Tag Archives: improv

Join Me for the #WomenKickAss Twitter Party!

Hey Dudes and Dudettes,

I missed you all last week!

I was pooooooooped after three nights of improv shows, and my parents were in town, so needless to say, I rested.

The improv shows were a blast and I’m looking forward to continuing on. I had no idea how physically challenging and tiring improvisation actually is. When I looked at my knees on Sunday, they were covered in purpley-brown bruises that still haven’t gone away. I think it’s because I spent my weekend as a guinea pig, a circus monkey, and a hunchback. Basically, if you need a creature that crouches, I’m your girl!

(Pretty sure that’s not how famous works.) *shrugs*

Here’s a few pictures from the show, courtesy Chuck Charbeneau.

improv circus monkey improv judging faces improv menopause opera

Anyway, here’s to the next exciting adventure coming our way! 

I’ve joined forces with the Artemis Film Festival and kindred spirit, August McLaughlin, the host and creator of Girl Boner for the #WomenKickAss Twitter Party!

We’re working to end sexual shame by creating dialogue. August and Dr. Megan Fleming will be leading a non-explicit Q & A, and I’ll be hosting Sex Trivia with prizes from Good Clean Love.

For example:

What body part besides the genitals and breasts enlarges during sexual contact? 

Any guesses? It’s the inner nose. It’s made of the same erectile tissue as the penis. 

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It’s all happening this Thursday, October 29th at 7:00pm PST. Just follow along using the hashtag #WomenKickAss.

You can find out more about the event and listen to August’s podcast free here. I make a cameo at the end. 🙂

But if you need yet another reason to attend, here’s me personally inviting you to twitter party with us.

So what do you say? You in? 

Sign up for the party on Facebook if you like too! 

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I Said ‘Yes’ For a Week, and Here’s What Happened: 5 Lessons Learned

I want to talk to you about…my schedule. It’s busy. I work as a freelance writer, am a board member for my nonprofit writers group, helped found and organize a monthly feminist education series, participate in a book club, attend twice a week rehearsals, and work a 40 hour day job.

You know what? I love it.

Say Yes to the Work

Working lunch. Working on writing assignments over dim sum.

Last week was really hectic for me. I had places to be every night of the week. But I think it was one of the best weeks I’ve had in awhile.

Here’s a little rundown…

Monday night started with a board meeting for my writers group. We are going to be hosting the Feminism on Tap gathering in October and since I work closely with both groups, I’m planning it.

Tuesday was a special treat wherein I traveled a couple towns over to meet with New York storyteller and filmographer, Jen Lee. A dozen area “makers” – artists, craftswomen, writers – gathered to learn about her latest collaboration, The 10 Letters Project, a correspondence documenting the creative process and how we critique ourselves. I was invited to attend because another writer and I were offered the chance to emulate the project.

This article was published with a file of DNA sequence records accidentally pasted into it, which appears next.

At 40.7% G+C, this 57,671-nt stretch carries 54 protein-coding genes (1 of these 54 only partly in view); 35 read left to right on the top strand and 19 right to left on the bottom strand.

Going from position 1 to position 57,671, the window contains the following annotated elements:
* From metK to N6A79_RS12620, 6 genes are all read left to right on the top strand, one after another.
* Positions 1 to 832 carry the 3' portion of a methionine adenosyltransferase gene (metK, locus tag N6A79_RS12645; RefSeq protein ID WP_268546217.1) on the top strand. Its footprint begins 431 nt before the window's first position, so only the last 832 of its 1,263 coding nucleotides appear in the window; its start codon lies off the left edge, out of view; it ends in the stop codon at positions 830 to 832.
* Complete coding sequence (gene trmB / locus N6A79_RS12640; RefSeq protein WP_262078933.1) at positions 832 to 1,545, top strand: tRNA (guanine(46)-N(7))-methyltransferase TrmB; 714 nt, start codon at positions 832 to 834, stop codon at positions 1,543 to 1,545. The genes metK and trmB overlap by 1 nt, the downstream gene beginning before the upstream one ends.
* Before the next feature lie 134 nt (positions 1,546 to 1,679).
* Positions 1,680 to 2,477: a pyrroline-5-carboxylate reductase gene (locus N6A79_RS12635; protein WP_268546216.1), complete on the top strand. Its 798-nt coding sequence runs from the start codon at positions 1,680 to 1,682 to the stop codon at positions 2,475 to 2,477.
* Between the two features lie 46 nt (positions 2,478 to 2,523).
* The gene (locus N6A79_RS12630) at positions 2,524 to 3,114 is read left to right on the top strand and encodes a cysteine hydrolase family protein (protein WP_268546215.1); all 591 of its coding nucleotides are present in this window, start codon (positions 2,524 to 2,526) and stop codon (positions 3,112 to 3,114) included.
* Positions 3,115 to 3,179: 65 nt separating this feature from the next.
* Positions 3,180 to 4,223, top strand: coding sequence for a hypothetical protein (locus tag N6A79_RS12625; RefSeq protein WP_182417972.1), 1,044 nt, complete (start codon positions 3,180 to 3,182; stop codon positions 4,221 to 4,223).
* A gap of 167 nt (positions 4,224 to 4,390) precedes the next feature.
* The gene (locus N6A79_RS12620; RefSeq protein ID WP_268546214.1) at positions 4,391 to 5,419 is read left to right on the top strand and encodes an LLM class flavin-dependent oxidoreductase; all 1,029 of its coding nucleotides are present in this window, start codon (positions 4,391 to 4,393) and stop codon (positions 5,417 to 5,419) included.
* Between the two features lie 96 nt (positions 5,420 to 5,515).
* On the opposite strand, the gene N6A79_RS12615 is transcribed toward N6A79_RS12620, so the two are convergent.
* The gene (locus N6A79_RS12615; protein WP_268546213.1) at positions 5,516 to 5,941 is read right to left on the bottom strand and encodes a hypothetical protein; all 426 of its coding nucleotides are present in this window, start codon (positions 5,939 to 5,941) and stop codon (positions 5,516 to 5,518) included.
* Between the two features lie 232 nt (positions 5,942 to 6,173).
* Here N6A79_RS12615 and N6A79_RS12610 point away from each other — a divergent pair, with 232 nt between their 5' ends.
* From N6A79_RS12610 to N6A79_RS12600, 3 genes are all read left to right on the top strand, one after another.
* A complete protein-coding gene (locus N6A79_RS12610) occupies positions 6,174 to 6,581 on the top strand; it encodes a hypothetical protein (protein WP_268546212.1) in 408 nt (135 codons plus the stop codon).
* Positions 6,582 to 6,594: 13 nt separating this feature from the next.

I spent six hours on wednesday night at the public library for a back to back film showing of Johnny Guitar, the 1954 film by La Crosse, WI born director, Nicholas Ray. I was representing Feminism on Tap and co-led a discussion after each viewing. (And during the second showing, I ate pizza with some of the library staff and wrote one of my freelance articles standing up in the library kitchen.)

10 Letters Project

Jen’s book with fellow storyteller/writer, Tim Manley. Everyone who attended also wrote their own anonymous letters and got to answer one anonymously too. Very cool experience connecting with other makers.

I hemmed and hawed most of Thursday over whether or not to audition for an improvisation group, but the writer I met on Tuesday and will be working with on the local 10 letters project was in the group and invited me to go. I went, expecting an audition and nothing more. It turned out to be a two hour improv workshop wherein I became a monster, a pterodactyl, an overtired mother judging a fake gymnastics tournament, and I pulled (imaginary) gum out of a guy’s mouth. At the end of the two hours, I signed up for the next rehearsal.

Friday afternoon I left work and headed to a dim sum shop where I finished my freelance assignments (due that day). Then I hit up the library book sale and came home with a bag of books just in time for date night with my husband.

Finally on Saturday, I attended the first rehearsal for the improv group, which started with a photo shoot for a newspaper article and show flyers. When I got home, my friend picked me up and we hit the shops so I could help her back to school shop for a family through the Salvation Army and find a wedding gift for her sister.